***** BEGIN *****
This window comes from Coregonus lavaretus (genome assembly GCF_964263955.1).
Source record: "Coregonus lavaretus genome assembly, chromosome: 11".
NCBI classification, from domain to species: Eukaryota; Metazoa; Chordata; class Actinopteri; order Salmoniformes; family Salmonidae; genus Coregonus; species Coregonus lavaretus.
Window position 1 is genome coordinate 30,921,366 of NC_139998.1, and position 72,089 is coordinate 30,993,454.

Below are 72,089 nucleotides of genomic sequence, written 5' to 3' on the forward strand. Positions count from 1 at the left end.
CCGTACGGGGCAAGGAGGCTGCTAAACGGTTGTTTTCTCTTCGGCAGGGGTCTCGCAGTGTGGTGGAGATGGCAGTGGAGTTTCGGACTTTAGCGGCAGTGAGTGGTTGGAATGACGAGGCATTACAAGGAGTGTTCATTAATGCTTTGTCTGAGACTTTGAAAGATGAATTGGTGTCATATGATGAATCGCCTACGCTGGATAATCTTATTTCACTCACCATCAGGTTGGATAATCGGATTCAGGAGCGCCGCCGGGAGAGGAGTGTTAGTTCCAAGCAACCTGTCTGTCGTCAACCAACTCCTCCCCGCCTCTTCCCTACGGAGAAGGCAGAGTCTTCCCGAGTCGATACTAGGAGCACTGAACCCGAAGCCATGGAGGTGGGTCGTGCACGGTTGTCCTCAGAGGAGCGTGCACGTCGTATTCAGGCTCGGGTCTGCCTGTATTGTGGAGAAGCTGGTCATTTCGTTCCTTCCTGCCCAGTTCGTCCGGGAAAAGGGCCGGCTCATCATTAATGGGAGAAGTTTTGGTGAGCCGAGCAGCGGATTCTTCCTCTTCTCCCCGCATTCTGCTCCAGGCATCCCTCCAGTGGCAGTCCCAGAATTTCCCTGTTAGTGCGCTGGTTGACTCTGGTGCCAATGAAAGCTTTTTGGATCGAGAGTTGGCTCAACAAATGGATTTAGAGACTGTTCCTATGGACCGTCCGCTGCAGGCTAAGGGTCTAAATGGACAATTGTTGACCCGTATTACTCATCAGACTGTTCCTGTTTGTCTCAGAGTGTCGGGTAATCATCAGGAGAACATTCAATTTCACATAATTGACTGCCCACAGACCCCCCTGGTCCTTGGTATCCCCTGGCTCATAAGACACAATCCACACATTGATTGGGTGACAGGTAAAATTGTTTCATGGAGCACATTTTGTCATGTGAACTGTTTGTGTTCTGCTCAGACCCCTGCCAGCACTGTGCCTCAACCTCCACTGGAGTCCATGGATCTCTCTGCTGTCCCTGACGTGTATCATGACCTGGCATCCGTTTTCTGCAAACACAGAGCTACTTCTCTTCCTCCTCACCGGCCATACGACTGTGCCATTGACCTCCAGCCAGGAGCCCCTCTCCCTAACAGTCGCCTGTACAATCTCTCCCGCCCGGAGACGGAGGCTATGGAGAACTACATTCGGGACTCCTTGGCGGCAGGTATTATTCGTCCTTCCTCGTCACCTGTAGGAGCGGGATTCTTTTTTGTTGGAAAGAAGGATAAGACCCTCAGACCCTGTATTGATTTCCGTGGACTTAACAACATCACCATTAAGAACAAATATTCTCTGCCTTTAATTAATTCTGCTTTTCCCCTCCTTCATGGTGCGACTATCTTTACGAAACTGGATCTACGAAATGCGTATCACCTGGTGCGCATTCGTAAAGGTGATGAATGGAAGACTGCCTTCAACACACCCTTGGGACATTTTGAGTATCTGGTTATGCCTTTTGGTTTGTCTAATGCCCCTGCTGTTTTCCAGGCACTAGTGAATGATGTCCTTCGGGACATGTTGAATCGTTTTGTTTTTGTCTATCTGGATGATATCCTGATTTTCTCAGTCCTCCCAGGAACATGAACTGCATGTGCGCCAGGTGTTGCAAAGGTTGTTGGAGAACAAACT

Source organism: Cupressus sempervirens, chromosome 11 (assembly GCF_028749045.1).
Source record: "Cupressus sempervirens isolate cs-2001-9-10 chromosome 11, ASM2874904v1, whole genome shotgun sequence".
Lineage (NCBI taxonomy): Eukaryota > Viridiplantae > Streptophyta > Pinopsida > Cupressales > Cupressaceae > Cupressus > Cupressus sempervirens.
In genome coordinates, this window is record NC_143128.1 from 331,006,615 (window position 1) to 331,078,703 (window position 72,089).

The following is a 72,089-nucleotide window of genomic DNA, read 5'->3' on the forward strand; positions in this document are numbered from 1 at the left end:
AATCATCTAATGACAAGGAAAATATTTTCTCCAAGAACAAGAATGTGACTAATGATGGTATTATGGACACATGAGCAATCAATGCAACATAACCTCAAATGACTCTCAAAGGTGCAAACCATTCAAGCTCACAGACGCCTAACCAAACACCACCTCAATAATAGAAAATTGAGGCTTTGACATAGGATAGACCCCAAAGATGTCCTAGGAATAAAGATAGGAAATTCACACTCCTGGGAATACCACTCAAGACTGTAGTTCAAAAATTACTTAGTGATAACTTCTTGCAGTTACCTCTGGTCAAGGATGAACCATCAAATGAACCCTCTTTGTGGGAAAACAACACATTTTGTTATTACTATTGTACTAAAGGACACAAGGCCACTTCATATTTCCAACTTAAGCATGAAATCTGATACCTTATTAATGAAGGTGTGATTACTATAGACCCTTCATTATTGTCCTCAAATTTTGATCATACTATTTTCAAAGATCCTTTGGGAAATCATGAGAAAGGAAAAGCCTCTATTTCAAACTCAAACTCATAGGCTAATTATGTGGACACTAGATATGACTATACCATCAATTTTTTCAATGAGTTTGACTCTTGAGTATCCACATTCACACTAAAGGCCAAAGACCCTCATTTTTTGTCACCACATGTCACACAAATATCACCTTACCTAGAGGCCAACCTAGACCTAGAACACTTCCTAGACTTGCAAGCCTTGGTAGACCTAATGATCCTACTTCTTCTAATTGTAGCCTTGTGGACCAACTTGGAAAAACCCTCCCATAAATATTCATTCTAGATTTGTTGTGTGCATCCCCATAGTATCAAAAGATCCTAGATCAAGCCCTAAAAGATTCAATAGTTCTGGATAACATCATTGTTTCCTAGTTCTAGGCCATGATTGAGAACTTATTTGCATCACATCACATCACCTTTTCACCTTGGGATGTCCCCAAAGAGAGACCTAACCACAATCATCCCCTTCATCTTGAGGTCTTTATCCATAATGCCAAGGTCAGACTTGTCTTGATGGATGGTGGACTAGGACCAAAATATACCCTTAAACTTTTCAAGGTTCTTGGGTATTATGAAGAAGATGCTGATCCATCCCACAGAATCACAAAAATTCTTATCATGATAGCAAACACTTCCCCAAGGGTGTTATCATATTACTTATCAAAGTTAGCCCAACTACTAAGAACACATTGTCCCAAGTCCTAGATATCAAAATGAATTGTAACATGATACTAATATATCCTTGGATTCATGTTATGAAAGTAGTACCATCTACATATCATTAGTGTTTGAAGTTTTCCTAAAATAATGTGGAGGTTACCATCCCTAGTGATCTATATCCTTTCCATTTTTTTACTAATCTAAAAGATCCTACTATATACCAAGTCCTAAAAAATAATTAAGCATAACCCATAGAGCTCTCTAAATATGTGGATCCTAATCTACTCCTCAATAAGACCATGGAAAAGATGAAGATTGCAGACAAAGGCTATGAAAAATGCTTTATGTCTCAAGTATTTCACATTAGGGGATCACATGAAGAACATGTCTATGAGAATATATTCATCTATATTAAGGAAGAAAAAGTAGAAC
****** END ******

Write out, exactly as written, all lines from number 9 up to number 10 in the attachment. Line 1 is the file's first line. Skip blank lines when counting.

Lineage (NCBI taxonomy): Eukaryota > Viridiplantae > Streptophyta > Pinopsida > Cupressales > Cupressaceae > Cupressus > Cupressus sempervirens.
In genome coordinates, this window is record NC_143128.1 from 331,006,615 (window position 1) to 331,078,703 (window position 72,089).